Thursday, 8 July 2010
Michael Ajerman talks to
Alli Sharma at his East London studio
AS: Is the watercolour from life?
MA: Yeah, Iíve been doing these on and
off for a while. I had an instructor in New York but I only really did it
seriously in about 2002 at the Slade. Some people like the watercolours, others
like the oils, but over the years, theyíre beginning to become one.
AS: Is it that you can explore something
about materiality in the watercolours?
MA: Itís the fluidity of the material and
colour and not really having the ability to mess around. I donít really know
the history of watercolours very well. I mean I know thereís a huge history in
Britain and I know what a Turner or Constable watercolour looks like. I like
doing them. I find them incredibly special and I really have to focus because
thereís so much going on at one time.
AS: Is the history of painting important
MA: It is. I mean I know it. I had a
weird neighbour when I was growing up in New Jersey who showed me old art
documentaries. When I was 8, everyone else was doing Martin Luther King or
Thomas Jefferson reports for school. I was doing Michelangelo, talking about
him cutting up bodies to figure out how things work. I was a weird kid.
AS: Do you still make discoveries?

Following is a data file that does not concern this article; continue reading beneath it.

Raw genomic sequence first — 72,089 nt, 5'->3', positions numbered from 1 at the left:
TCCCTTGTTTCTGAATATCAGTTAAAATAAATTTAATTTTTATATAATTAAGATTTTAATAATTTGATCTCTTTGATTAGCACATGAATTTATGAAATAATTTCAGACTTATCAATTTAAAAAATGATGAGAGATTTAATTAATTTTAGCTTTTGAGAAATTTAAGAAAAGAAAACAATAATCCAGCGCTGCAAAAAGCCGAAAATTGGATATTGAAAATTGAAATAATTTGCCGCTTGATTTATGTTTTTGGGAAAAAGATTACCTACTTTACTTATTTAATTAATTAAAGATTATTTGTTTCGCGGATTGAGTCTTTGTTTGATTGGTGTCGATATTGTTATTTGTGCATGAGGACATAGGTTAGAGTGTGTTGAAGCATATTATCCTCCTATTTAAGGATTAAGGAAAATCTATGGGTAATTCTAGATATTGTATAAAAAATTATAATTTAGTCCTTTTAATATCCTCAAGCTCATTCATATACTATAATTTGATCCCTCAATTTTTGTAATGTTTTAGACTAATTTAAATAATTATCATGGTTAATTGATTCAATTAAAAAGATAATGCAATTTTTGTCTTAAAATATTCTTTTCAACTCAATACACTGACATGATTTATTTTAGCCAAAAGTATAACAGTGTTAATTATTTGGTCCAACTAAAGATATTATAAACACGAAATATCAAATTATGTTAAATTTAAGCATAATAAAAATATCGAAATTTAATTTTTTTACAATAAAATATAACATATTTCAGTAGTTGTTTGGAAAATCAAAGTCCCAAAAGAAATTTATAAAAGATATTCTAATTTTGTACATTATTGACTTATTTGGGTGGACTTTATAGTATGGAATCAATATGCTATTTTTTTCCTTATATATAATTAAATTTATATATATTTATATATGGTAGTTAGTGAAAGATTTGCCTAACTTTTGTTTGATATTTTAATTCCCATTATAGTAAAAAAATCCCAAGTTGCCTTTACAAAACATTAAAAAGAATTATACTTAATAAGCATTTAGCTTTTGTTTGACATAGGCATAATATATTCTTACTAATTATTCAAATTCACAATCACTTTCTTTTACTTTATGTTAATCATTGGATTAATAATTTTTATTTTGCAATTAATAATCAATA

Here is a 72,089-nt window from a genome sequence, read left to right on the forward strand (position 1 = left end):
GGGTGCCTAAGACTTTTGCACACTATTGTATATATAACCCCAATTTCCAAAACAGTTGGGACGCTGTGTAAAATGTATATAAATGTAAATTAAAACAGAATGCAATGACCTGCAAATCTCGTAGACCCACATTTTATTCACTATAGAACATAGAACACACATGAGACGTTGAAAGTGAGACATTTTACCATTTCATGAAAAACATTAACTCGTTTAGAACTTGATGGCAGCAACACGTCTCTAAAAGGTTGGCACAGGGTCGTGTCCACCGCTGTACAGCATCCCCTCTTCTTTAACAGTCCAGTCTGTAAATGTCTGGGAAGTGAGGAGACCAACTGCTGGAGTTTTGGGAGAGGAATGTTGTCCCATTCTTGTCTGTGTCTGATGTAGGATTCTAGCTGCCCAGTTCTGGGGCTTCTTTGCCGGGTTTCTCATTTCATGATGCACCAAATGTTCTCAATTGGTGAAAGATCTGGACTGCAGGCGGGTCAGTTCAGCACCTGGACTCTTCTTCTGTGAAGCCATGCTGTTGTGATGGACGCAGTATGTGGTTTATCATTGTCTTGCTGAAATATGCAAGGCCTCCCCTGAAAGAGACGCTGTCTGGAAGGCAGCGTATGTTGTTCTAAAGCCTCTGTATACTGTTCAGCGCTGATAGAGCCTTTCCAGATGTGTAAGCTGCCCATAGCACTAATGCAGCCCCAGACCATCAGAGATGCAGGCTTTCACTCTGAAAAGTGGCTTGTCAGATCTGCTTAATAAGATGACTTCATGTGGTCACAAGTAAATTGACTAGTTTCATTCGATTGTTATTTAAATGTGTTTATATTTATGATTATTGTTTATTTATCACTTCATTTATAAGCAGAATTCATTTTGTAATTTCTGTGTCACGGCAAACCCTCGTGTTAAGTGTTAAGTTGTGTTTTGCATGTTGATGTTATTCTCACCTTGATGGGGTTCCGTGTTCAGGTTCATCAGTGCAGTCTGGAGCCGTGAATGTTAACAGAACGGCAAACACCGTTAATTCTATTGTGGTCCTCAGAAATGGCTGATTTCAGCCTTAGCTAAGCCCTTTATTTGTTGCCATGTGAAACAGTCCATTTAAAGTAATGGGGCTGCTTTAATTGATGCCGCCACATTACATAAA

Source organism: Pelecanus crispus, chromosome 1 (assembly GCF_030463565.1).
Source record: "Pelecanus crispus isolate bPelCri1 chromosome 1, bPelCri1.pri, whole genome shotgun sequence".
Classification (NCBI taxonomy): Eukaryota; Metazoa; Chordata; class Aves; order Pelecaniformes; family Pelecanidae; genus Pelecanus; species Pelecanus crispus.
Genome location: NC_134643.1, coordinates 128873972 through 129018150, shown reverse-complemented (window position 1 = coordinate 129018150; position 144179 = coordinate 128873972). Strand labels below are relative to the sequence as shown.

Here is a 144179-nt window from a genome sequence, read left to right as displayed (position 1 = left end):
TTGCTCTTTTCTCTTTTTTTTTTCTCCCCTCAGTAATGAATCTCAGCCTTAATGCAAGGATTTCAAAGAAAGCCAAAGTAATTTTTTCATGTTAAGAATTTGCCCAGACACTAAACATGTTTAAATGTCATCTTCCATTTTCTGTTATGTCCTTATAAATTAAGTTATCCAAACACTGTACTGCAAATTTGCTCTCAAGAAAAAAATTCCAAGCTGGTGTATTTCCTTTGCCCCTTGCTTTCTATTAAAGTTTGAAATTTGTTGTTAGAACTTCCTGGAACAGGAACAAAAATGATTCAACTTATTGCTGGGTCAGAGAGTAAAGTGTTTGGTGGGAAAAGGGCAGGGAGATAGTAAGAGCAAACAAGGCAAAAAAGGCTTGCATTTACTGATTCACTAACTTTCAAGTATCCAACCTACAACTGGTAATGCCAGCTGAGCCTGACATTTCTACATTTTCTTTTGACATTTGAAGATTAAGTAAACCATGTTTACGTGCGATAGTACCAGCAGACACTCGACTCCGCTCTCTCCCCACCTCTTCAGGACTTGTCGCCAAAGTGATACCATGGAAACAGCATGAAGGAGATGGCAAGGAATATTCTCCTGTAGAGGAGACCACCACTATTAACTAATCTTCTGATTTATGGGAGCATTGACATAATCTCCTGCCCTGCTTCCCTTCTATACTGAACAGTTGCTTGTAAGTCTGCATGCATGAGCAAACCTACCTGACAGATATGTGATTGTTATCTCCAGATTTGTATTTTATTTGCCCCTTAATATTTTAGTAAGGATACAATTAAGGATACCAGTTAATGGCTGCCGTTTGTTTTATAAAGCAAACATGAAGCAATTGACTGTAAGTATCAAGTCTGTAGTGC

MA: I do, but Iíve also begun to notice
that certain aspects of work by artists that I like has changed. Things seem
different now and I donít know why. Albums that Iíve listened to for a really
long time also sound different. I still make discoveries in strange places.
Recently, Iíve been more interested in just going out there and seeing what
comes my way than a premeditated research on something, like itís a sign. There
was a really big Otto Dix show in New York where I saw these two great
paintings of a woman and a child. The first one looked like a brown Mary
Cassatt and the other like something painted by Charles Addams who did the
Addams Family stuff. It was the same year, the same model, but I was blown away
by the scope of the works.
AS: You mean the different styles?
MA: No, just completely different
sensations. One seemed to have the parental empathy of Cassatt, but with the
other one, you could almost hear the Addams Family theme tune. I had been